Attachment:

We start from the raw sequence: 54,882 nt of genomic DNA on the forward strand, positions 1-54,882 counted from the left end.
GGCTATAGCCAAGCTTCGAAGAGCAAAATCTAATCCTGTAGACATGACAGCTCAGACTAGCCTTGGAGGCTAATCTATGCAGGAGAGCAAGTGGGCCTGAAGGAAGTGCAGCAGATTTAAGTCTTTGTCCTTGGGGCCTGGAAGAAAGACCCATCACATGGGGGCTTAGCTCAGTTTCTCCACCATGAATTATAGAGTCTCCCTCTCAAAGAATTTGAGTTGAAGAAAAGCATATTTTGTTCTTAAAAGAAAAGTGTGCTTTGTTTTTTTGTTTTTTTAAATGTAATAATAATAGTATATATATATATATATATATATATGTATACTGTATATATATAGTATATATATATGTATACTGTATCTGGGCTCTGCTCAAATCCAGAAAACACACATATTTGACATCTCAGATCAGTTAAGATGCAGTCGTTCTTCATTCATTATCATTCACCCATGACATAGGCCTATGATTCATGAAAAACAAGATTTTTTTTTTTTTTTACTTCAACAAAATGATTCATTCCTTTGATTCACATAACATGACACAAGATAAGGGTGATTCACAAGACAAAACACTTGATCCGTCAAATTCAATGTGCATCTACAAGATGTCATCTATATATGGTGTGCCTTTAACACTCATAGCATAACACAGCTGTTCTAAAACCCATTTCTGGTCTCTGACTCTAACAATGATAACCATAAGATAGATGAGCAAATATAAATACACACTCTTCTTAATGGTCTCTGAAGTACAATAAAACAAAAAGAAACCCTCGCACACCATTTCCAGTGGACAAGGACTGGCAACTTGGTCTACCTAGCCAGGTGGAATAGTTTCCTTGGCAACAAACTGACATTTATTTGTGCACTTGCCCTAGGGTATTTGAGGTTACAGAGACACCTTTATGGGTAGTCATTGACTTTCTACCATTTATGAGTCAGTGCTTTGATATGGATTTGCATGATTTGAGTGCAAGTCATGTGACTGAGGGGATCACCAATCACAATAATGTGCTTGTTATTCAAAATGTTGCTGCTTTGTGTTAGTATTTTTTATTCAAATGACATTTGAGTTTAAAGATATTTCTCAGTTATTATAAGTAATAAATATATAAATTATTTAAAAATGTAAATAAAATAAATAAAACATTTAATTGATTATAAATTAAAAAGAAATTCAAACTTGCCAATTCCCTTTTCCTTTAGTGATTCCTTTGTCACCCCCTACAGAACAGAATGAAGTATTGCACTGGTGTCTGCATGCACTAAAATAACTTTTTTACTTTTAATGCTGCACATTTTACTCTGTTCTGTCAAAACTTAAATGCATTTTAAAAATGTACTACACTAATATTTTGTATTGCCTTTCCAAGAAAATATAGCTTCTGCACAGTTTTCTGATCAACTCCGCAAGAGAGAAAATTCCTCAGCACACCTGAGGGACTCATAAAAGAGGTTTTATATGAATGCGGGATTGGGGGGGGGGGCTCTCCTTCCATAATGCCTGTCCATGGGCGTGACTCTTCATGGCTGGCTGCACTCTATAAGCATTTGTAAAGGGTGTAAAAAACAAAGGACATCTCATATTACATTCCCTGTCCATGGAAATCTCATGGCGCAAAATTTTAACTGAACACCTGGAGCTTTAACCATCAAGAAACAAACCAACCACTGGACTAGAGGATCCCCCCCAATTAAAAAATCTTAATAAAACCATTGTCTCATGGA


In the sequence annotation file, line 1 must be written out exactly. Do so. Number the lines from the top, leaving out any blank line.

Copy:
We start from the raw sequence: 54,882 nt of genomic DNA on the forward strand, positions 1-54,882 counted from the left end.